Despite uncharacteristically vocal management protests,
shares plunged Tuesday, so much so that several analysts now say the issue is looking undervalued.
Investors bailed from FedEx after the package deliverycompany said it would miss analyst consensus estimates for its fiscal first quarter, ended Aug. 31. That drowned out strong fourth-quarter numbers, which beat analyst estimates by a penny, as well as a pledge to meet full-year 2003 guidance.
Company executives protested investors' unforgiving reaction to its first quarter outlook on a conference call and on
Tuesday morning, saying the company did not "warn," as it hadn't offered any prior first-quarter guidance. They also said fewer than half of the analysts who cover the company provide estimates for Thomson Financial, skewing the consensus, and that the company left its full-year numbers intact.
But investors paid little heed. FedEx shares closed the session down 14.3% to $48, while rival
United Parcel Service
sank 2.6% to $60.21.
Analysts said investors were hoping for a more upbeat forecast and better news about FedEx's core Express business, which delivers packages primarily to the sluggish manufacturing and wholesale sectors of the economy.
But they also said that signs of a turnaround in the Express business are encouraging, that its longer-term growth looks strong, and that the stock's Tuesday drop leaves it at just 17 times fiscal 2003 earnings of $2.76, whereas a 20 to 25 multiple is more reasonable.
Beginning the Turnaround
"If you look at the incremental improvement in the Express business, it's pretty solid," said Robert Norfelt at Davenport & Co. The Express arm "did report positive revenue growth for the quarter, after five quarters in a row of negative growth, so it's working its way back into positive territory. The company has said it would be a slow recovery, and it continues to be a slow recovery, but management said it's beginning to see a turnaround," he said.
Declines in FedEx's Express package volume have also been narrowing for three quarters, while the international priority arm of its Express business and its ground and freight businesses all exceeded expectations on revenue and operating margins, said Stephen Jacobs of U.S. Bancorp Piper Jaffray.
Meanwhile, the shipping giant is targeting earnings growth of 16% for 2003 with its forecast of $2.76 for the year, while reduced capital spending has helped it turn cash-flow positive and boosted profit margins, long a point of contention with institutional investors. The company also announced at the start of this month that it will begin paying the first dividend in its 31-year history, a move that reflects management's confidence in those expanding profit margins, analysts said.
FedEx reported earnings of 78 cents per share for the quarter ended May 31, compared with 38 cents a share -- including charges -- in the fourth quarter of last year and 64 cents a share without charges. That fourth-quarter number outstripped analyst consensus expectations of 77 cents by a penny. The company also reaffirmed its outlook for full-year 2003, saying it felt comfortable with full-year estimates of $2.76. FedEx said its first-quarter earnings would be in the range of 40 cents to 50 cents a share, compared with a consensus estimate of 57 cents a share.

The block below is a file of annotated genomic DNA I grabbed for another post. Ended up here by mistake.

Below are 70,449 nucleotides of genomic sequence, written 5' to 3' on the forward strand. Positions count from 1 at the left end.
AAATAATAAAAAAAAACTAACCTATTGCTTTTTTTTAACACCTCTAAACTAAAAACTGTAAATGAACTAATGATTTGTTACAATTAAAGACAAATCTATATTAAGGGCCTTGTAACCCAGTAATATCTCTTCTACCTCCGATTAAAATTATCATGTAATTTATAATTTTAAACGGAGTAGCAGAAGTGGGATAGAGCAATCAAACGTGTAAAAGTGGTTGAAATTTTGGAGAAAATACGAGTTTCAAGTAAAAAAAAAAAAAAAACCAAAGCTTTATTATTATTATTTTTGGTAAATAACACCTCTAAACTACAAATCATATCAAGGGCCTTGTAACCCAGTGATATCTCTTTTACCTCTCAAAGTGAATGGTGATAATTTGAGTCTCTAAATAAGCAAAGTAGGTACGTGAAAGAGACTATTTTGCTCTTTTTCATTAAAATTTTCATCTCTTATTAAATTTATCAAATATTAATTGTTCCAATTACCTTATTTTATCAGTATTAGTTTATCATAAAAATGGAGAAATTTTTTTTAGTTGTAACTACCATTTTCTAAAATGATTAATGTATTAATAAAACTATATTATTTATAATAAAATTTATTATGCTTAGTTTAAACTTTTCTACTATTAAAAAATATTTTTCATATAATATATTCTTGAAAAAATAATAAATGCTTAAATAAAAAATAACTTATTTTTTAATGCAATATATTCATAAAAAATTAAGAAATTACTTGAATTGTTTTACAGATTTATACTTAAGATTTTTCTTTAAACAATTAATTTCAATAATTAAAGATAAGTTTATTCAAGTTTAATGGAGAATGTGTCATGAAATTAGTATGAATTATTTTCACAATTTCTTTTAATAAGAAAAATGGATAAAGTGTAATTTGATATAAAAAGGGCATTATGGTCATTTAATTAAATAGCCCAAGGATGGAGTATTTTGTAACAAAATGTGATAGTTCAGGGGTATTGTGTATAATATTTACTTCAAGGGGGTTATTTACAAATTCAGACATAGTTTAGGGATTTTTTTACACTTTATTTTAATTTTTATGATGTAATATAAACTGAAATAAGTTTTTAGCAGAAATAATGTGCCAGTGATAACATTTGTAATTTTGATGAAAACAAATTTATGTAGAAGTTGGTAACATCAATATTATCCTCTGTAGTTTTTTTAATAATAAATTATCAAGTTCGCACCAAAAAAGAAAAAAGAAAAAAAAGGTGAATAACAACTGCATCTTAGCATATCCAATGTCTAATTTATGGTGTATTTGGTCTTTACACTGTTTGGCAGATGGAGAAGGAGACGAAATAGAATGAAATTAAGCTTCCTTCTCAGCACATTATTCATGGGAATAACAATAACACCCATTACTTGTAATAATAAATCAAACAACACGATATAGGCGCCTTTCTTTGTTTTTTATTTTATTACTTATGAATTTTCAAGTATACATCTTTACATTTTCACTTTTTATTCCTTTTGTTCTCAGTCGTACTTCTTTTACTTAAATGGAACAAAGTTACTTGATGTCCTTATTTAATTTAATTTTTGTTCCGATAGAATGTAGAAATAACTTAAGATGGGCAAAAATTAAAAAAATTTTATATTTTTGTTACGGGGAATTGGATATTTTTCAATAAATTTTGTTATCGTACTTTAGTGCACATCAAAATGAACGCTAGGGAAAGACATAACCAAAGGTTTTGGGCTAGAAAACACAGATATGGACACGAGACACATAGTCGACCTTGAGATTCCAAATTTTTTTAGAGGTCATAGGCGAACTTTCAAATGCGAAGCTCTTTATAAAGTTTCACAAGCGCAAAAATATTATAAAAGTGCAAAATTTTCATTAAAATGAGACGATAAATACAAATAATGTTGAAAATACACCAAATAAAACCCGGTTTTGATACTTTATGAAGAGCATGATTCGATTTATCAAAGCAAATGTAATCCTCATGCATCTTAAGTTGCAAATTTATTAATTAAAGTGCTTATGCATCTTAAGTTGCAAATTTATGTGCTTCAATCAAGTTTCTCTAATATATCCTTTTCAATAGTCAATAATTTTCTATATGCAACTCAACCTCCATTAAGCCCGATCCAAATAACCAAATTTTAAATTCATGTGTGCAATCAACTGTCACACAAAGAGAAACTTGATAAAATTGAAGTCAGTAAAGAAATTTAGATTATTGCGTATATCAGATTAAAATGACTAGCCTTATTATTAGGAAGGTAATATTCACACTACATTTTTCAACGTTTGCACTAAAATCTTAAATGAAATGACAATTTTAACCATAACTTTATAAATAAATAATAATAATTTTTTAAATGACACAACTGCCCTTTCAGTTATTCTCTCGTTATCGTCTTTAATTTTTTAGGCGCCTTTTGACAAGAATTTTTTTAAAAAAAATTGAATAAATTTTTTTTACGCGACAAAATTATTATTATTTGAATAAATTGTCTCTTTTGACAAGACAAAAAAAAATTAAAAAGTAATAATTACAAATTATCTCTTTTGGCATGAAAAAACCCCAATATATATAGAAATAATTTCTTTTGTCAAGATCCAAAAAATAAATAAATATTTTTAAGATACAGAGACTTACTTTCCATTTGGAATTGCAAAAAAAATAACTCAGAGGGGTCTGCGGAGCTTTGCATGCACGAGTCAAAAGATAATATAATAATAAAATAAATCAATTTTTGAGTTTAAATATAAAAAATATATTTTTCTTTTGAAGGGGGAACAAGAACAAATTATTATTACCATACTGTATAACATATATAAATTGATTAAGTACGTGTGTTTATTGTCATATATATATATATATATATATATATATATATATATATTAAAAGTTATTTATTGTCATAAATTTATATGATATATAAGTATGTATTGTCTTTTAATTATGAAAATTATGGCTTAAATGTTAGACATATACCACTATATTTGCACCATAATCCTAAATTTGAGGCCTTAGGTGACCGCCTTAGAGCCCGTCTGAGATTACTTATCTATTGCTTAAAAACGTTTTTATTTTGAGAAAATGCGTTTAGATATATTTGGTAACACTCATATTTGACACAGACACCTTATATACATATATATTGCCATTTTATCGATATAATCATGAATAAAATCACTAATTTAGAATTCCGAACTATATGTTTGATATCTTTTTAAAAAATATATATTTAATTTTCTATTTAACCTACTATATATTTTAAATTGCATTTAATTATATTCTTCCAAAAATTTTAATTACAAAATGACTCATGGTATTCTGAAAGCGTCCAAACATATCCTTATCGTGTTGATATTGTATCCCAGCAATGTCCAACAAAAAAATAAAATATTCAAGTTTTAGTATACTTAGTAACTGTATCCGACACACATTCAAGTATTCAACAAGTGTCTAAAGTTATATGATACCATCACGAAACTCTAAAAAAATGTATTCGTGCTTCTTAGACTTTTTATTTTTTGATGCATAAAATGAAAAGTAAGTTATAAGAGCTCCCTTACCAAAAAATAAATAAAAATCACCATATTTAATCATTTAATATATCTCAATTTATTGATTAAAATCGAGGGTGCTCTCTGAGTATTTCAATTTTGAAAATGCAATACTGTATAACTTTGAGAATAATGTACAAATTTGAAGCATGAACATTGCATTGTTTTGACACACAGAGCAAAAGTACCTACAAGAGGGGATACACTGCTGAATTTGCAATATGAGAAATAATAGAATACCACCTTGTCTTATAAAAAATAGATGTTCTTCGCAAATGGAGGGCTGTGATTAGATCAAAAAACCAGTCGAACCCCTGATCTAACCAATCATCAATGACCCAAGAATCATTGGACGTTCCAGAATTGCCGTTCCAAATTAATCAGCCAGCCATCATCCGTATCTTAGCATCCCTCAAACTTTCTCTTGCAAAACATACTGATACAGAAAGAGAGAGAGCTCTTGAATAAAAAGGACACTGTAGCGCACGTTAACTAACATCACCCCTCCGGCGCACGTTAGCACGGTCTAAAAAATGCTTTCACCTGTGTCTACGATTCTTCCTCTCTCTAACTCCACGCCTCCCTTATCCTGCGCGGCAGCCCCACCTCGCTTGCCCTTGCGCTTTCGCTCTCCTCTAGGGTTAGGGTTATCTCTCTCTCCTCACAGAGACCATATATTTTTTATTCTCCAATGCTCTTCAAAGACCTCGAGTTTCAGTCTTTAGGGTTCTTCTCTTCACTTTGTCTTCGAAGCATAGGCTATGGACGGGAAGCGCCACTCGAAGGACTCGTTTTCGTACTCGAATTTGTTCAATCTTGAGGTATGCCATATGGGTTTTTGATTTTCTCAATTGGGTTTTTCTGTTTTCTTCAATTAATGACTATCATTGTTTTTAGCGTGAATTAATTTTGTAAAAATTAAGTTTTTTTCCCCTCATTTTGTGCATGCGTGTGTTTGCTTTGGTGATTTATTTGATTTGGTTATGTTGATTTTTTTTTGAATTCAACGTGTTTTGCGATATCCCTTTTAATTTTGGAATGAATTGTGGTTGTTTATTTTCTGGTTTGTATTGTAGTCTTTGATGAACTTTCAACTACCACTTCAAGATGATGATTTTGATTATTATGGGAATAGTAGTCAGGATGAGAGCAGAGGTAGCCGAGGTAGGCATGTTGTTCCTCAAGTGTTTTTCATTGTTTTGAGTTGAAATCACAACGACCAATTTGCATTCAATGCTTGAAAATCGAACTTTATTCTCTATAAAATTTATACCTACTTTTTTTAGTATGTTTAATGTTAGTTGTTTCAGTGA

The company finished its fiscal fourth quarter with $616 million of free cash flow last year, which it used to reduce debt by $315 million, boost cash levels by $210 million to $331 million, and pay the dividend.
"A switch to free cash flow should be a big deal for institutional investors," said Stephen Jacobs of U.S. Bancorp Piper Jaffray. "By going to free cash flow they're improving returns and margins, and one of the biggest criticisms of the company vs. UPS is that their returns on investment capital and on average equity are significantly below those of UPS," said Jacobs. FedEx's operating margins for 2002 were 6.4%, compared to 13.4% for UPS, but that gap is closing, he said.
Four analysts suggested an appropriate valuation for FedEx would be 20 to 25 times its fiscal 2003 earnings estimate of $2.76, or $55.20 to $69. By comparison, at $60.20, UPS is valued at 26 times its next four quarters of earnings estimates.
Lack of Guidance
Analysts said that with visibility low as the economy comes out of recession, it would have helped if FedEx had provided analysts with more guidance earlier on. Just eight of the 18 analysts that cover the company calculated estimates for the first quarter, partly because of that lack of guidance, they said.
"When you don't have quarterly guidance and you're coming out of recession, it's hard to gauge performance," Norfelt said. "It's your responsibility as management to tell analysts they're somewhat aggressive in their expectations," he said. According to Regulation FD, the company would have needed to make such an announcement public. If they did not want to provide specific guidance, they could have announced simply that "they felt comfortable with the annual number, but that the earnings would be more heavily weighted towards the second half," Norfelt said.